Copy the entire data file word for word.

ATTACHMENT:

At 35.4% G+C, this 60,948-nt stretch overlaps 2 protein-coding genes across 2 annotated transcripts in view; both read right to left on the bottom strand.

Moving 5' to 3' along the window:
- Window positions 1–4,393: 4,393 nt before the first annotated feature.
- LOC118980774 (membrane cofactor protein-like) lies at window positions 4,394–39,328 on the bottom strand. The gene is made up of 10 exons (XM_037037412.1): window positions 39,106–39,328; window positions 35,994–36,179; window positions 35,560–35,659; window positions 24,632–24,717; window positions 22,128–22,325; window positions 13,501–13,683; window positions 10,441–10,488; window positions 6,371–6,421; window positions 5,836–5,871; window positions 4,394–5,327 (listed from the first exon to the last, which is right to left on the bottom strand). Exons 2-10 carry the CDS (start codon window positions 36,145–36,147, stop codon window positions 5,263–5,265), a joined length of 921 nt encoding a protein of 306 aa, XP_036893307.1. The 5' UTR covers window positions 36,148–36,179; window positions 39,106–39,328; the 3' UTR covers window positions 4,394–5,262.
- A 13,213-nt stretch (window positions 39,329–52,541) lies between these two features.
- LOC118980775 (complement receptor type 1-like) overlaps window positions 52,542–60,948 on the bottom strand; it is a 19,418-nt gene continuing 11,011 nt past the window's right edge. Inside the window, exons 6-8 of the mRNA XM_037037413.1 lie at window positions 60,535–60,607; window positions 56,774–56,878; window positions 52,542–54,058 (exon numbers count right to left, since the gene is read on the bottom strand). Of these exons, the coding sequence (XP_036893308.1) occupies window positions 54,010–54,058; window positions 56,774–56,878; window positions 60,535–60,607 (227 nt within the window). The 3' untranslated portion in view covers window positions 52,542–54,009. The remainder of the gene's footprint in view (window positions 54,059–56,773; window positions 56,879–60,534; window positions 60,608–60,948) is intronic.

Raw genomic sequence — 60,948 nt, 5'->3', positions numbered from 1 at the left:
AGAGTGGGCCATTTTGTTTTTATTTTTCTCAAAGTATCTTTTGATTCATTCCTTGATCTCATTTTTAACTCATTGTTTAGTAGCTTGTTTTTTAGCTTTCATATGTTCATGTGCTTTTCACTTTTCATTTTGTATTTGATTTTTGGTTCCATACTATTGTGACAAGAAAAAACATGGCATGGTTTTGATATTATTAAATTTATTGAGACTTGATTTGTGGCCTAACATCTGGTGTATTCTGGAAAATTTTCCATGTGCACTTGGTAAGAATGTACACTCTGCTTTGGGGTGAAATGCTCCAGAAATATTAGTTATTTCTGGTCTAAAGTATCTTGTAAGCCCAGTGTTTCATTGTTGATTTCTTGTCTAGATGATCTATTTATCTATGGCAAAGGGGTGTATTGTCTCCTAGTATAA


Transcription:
At 35.4% G+C, this 60,948-nt stretch overlaps 2 protein-coding genes across 2 annotated transcripts in view; both read right to left on the bottom strand.

Moving 5' to 3' along the window:
- Window positions 1–4,393: 4,393 nt before the first annotated feature.
- LOC118980774 (membrane cofactor protein-like) lies at window positions 4,394–39,328 on the bottom strand. The gene is made up of 10 exons (XM_037037412.1): window positions 39,106–39,328; window positions 35,994–36,179; window positions 35,560–35,659; window positions 24,632–24,717; window positions 22,128–22,325; window positions 13,501–13,683; window positions 10,441–10,488; window positions 6,371–6,421; window positions 5,836–5,871; window positions 4,394–5,327 (listed from the first exon to the last, which is right to left on the bottom strand). Exons 2-10 carry the CDS (start codon window positions 36,145–36,147, stop codon window positions 5,263–5,265), a joined length of 921 nt encoding a protein of 306 aa, XP_036893307.1. The 5' UTR covers window positions 36,148–36,179; window positions 39,106–39,328; the 3' UTR covers window positions 4,394–5,262.
- A 13,213-nt stretch (window positions 39,329–52,541) lies between these two features.
- LOC118980775 (complement receptor type 1-like) overlaps window positions 52,542–60,948 on the bottom strand; it is a 19,418-nt gene continuing 11,011 nt past the window's right edge. Inside the window, exons 6-8 of the mRNA XM_037037413.1 lie at window positions 60,535–60,607; window positions 56,774–56,878; window positions 52,542–54,058 (exon numbers count right to left, since the gene is read on the bottom strand). Of these exons, the coding sequence (XP_036893308.1) occupies window positions 54,010–54,058; window positions 56,774–56,878; window positions 60,535–60,607 (227 nt within the window). The 3' untranslated portion in view covers window positions 52,542–54,009. The remainder of the gene's footprint in view (window positions 54,059–56,773; window positions 56,879–60,534; window positions 60,608–60,948) is intronic.

Raw genomic sequence — 60,948 nt, 5'->3', positions numbered from 1 at the left:
AGAGTGGGCCATTTTGTTTTTATTTTTCTCAAAGTATCTTTTGATTCATTCCTTGATCTCATTTTTAACTCATTGTTTAGTAGCTTGTTTTTTAGCTTTCATATGTTCATGTGCTTTTCACTTTTCATTTTGTATTTGATTTTTGGTTCCATACTATTGTGACAAGAAAAAACATGGCATGGTTTTGATATTATTAAATTTATTGAGACTTGATTTGTGGCCTAACATCTGGTGTATTCTGGAAAATTTTCCATGTGCACTTGGTAAGAATGTACACTCTGCTTTGGGGTGAAATGCTCCAGAAATATTAGTTATTTCTGGTCTAAAGTATCTTGTAAGCCCAGTGTTTCATTGTTGATTTCTTGTCTAGATGATCTATTTATCTATGGCAAAGGGGTGTATTGTCTCCTAGTATAA